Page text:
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Transcript
Chapter 25 – Phylogeny and Systematics
Taxonomy Phylon = tribe
classifying organisms
Geny = genesis
Systematics –
studying biodiversity
in an evolutionary
context (involves the
se of fossil record)
Phylogeny=Evolutionary History of a
Species/Genus (branch order, branch length)
Fossil record—the order of fossils within layers (strata) of sedimentary rock.
(helps determine order of events in history, age of rocks, how environments
were in history). Hard parts like bones and shells leave fossils - so record is
incomplete.
FOSSIL GUESSING GAME
How are fossils formed?
Sedimentary rocks form from layers of sand and silt
that settle to the bottom of seas and swamps.
As deposits pile up, they compress older
sediments below them into rock.
The bodies of dead organisms settle along with
the sediments, but only a tiny fraction are
preserved as fossils.
Sedimentary rocks are made from
layers of minerals that settle out of
water.
Petrified
Trees
–
190
million
Dinosaur
footprints
Sand forms sandstone. – 150
years
old!years old!
million
Mud forms shale.
When pieces of organisms settle Leaf with intact chlorophyll –
along with the inorganic material, 40 million years old!
they can be preserved as fossils.
Summary:
Most parts of dead organisms decay quickly, but mineral-rich
parts can remain as fossils.
ex. shells, teeth, bones
Fossils that retain organic (soft) material are rare - a cast is made
of the soft parts.
Many fossils are imprints left by organisms that have since
decayed.
Paleontologists can determine relative ages of
fossils by
looking at what’s found in each layer.
youngest
oldest
They can help to
correlate the fossil
record from multiple
locations + serve as
guides to the age of
rocks they are found in.
Index fossils are fossils that are found at different locations.
Relative Dating:
The geological time scale
consists of eras, periods, and
epochs. Date a fossil based on
where it is found in a rock strata
= relative dating.
New eras are marked by a
distinct change in the types of
fossils found.
Absolute dating of fossils is usually done by radiometric
dating.
Fossils contain isotopes of elements accumulated when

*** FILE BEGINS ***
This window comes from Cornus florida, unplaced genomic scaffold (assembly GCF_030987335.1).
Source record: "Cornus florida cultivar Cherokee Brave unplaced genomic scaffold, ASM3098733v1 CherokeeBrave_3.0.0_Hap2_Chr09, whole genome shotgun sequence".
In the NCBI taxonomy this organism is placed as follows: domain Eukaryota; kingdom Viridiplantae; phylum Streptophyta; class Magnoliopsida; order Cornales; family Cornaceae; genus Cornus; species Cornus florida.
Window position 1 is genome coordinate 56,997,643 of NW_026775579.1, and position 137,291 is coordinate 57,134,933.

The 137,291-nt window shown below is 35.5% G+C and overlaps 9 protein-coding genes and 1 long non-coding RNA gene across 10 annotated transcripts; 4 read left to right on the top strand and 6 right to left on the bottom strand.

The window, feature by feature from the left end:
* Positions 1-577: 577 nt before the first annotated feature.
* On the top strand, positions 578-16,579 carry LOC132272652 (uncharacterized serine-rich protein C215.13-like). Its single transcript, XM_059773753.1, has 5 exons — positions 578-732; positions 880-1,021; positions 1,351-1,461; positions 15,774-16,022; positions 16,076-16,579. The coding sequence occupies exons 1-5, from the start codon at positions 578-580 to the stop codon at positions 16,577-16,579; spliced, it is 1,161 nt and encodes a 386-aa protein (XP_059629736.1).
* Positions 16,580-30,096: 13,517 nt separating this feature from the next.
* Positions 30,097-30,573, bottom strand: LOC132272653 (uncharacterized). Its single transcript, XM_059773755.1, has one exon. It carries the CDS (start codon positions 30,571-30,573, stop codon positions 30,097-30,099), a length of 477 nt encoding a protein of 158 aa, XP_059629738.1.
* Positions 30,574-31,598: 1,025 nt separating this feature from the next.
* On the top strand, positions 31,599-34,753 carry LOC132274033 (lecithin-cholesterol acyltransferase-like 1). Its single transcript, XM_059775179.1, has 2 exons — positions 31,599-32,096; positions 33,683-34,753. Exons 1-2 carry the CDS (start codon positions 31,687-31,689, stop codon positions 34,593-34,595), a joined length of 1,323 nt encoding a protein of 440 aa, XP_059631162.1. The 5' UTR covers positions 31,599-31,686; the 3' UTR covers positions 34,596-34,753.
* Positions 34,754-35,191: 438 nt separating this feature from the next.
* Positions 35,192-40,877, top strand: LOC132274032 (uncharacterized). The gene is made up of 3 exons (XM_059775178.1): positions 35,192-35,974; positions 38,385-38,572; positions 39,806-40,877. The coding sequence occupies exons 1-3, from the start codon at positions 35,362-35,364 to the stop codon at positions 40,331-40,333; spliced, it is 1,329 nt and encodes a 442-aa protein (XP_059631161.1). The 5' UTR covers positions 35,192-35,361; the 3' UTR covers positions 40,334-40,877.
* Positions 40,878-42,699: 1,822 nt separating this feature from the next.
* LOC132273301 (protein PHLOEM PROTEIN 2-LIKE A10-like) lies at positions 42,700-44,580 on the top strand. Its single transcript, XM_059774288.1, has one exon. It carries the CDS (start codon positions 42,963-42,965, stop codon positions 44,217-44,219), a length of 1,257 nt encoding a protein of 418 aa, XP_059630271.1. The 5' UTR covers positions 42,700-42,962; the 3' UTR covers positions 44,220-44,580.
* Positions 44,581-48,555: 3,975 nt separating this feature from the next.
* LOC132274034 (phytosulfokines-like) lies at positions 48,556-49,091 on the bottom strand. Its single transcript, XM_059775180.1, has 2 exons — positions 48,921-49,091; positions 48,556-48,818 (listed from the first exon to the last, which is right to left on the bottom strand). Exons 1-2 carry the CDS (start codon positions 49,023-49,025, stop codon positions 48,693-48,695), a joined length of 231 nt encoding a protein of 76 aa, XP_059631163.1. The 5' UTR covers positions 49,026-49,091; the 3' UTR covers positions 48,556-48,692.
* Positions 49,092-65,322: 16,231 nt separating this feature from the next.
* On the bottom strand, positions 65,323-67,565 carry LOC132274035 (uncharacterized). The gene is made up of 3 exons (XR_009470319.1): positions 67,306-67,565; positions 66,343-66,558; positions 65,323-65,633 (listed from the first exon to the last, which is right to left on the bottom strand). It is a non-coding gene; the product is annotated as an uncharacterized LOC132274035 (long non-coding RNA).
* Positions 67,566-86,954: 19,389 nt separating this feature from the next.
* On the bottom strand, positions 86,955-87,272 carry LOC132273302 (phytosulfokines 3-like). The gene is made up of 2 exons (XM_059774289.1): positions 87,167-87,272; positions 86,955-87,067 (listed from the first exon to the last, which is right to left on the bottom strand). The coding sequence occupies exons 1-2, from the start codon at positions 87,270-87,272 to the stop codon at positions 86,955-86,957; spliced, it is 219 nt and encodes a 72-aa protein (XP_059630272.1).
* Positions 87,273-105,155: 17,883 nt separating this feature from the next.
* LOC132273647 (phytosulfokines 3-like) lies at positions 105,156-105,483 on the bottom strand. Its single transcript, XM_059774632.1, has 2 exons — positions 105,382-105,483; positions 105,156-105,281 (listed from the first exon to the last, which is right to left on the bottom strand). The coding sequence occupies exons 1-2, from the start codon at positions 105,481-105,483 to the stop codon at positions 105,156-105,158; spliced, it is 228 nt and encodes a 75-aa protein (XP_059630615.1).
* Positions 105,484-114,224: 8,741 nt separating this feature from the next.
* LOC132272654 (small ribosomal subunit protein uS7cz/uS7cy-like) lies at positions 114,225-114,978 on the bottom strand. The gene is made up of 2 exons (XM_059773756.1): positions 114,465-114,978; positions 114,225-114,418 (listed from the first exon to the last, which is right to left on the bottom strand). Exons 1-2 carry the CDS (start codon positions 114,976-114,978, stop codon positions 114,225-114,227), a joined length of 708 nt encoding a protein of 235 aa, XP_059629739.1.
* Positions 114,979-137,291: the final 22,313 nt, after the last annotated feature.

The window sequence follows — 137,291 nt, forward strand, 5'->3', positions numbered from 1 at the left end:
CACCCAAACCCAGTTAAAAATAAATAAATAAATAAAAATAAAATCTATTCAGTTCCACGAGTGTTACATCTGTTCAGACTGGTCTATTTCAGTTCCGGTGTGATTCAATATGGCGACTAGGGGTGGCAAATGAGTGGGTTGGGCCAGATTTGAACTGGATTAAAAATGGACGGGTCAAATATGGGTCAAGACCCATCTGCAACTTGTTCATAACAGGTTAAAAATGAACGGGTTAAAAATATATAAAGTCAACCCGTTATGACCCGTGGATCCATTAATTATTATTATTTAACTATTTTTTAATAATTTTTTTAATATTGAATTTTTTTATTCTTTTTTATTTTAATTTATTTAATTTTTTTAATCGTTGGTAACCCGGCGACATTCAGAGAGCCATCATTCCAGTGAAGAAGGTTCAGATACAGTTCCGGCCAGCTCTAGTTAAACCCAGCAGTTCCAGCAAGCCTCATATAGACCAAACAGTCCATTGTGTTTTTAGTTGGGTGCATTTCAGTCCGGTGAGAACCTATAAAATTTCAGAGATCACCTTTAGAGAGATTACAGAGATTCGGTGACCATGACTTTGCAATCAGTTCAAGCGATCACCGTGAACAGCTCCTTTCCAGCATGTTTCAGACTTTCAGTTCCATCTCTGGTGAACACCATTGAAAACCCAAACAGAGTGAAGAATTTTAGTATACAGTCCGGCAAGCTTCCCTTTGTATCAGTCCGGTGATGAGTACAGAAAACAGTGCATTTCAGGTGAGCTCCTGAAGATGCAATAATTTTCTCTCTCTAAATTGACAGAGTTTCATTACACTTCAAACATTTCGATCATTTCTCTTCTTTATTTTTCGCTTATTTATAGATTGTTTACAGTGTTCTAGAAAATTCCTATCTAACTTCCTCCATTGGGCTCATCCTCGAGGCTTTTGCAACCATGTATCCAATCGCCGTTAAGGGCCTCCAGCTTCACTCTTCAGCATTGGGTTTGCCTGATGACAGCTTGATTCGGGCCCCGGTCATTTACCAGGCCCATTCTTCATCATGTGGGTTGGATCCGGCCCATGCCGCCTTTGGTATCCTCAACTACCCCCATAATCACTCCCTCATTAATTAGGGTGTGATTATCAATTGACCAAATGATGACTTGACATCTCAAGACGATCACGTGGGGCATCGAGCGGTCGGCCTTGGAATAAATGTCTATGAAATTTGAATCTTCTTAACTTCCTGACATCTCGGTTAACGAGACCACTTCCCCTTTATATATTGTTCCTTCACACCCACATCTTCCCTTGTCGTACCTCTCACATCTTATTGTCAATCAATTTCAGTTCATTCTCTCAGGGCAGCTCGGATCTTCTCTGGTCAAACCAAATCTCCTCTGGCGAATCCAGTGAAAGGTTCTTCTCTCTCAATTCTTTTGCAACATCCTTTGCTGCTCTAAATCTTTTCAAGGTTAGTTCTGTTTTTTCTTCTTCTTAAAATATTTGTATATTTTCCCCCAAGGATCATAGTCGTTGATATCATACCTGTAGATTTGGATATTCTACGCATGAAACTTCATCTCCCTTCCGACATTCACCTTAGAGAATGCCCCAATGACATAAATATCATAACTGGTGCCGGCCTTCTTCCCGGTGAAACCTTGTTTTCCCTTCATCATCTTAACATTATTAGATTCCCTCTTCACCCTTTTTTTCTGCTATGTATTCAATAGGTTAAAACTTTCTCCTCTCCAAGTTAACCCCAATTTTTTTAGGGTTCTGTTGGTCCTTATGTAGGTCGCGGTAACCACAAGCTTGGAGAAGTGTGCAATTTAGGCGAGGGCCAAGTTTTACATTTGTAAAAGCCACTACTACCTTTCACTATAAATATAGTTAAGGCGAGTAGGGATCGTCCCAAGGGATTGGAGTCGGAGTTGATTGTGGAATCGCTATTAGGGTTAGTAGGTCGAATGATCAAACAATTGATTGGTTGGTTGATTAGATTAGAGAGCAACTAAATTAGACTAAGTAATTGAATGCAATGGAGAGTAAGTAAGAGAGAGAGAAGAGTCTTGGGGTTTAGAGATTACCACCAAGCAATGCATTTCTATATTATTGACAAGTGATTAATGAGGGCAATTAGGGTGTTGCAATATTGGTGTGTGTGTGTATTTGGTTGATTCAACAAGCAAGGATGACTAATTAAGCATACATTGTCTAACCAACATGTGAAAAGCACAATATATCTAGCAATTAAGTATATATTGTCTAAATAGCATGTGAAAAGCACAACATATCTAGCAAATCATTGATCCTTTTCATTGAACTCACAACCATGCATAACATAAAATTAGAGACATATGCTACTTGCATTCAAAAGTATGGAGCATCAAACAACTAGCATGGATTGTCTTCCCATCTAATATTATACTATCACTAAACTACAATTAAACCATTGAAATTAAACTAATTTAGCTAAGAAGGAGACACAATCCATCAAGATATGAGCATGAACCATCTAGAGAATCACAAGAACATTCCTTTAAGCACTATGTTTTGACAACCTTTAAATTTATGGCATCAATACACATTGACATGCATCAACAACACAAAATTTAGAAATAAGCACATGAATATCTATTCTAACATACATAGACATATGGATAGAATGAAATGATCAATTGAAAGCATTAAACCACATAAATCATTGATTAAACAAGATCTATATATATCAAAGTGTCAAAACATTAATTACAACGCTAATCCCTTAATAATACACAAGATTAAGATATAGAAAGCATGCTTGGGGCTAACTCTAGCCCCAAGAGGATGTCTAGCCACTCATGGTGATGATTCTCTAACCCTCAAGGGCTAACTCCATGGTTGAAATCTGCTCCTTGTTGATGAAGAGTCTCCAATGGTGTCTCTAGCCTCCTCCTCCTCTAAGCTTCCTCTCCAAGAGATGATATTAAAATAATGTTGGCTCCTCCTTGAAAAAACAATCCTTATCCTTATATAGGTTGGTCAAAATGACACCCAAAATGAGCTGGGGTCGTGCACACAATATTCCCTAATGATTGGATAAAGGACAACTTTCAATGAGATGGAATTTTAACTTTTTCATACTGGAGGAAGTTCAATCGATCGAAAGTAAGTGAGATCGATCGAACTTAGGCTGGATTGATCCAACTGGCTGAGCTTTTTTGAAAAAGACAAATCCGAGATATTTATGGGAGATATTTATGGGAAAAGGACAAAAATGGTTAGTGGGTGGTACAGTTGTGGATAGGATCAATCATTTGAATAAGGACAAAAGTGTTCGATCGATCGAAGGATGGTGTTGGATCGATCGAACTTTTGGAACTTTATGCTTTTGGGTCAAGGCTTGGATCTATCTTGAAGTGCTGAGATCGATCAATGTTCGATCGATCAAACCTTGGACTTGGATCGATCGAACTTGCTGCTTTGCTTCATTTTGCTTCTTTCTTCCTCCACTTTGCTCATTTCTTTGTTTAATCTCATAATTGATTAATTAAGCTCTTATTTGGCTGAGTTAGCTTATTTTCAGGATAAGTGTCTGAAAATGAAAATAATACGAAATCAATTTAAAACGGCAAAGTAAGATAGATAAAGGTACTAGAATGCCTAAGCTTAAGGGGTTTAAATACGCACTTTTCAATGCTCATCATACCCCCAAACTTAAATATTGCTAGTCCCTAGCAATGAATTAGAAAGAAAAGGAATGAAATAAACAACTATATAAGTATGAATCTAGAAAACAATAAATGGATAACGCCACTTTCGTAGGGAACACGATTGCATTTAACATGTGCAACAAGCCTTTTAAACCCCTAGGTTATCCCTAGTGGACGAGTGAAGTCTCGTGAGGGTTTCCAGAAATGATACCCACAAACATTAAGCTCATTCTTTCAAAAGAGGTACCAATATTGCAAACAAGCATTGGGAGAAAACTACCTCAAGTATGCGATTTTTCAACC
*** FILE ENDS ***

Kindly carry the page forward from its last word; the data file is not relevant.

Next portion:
they
were alive.
Absolute Dating - Isotopes
Two atoms of the same element that differ
in the number of neutrons are called
isotopes
99% of carbon atoms have 6
neutrons (12C)
1% of carbon atoms have 7
neutrons (13C)
Rarest C isotope, has 8
neutrons (14C) RADIOACTIVE
Isotopes – Carbon Dating
14C
N
14
C
Each isotope has a fixed half-life—the number of year it
takes for half of the sample to decay.
14C: 12C
= 1/4 of ratio in living animal
1/2 life = 5,600 years
Clam is 11,200 years old.
Isotopes – Carbon Dating
14C
Word of Caution:
The fossil record is incomplete, but it gives us a good idea of
the organisms living during a particular time of the Earth’s
history.
As the Earth’s mantle moves, the continents drift.
Arrowheads show areas of violent tectonic events.
The continents came together
250
million years ago -Pangaea.
Pangaea started to split about
180 million years ago.
Mass extinctions followed by adaptive radiation of survivors.
Permian extinctions—90% of marine animals died
--around the time Pangaea formed, many volcanic
eruptions (global warming)
Cretaceous extinctions—dinosaurs
--climate cooled, seas receded, volcanic eruptions,
perhaps an asteriod or comet collision (iridium layer)
Phylogeny =
evolutionary history
Phylogenetic trees—
show probable
evolutionary
relationships
Binomial classification—genus and species (Linneaus
System)
(Domain)
Kingdom
Phylum
Class
Order
Family
Genus
Species
Taxonomic
unit/ Taxa
Cladogram
A phylogenetic diagram cladogram
Classification parallels phylogeny.
Monophyletic—includes most recent common ancestor and all its
descendents
Polyphyletic—members come from 2 or more ancestors; does not include
the most recent common ancestor
Paraphyletic— includes the most recent ancestor, but not all its
descendents
Homology—likeness from shared ancestry; ex. forelimbs
of mammals
Analogy—likeness due to convergent evolution; ex. wings
of birds and insects
In developing phylogenetic trees, we should use only
homologies.
a
D
a
•A cladogram presents the chronological sequence of
branching during the evolutionary history of a set of
organisms.
An outgroup is a species that is
kind of related to the species
being studied, but not as much
as the other species studied are
related to each other.
Cladistic analysis
--classifies organisms according to the order that
branches arose along a phylogenetic tree
Each branch point is defined by homologies that are
unique to the species on that branch.
Molecular Biology Comparisons
 Amino acid sequence
 DNA and RNA sequences
 DNA-DNA hybridization—extent of H-bonding
between DNA of 2 different species
 restriction maps
 comparison of restriction fragments
 DNA/RNA sequencing
Molecular Clocks – UCCP CD
Classification based on protein and DNA similarities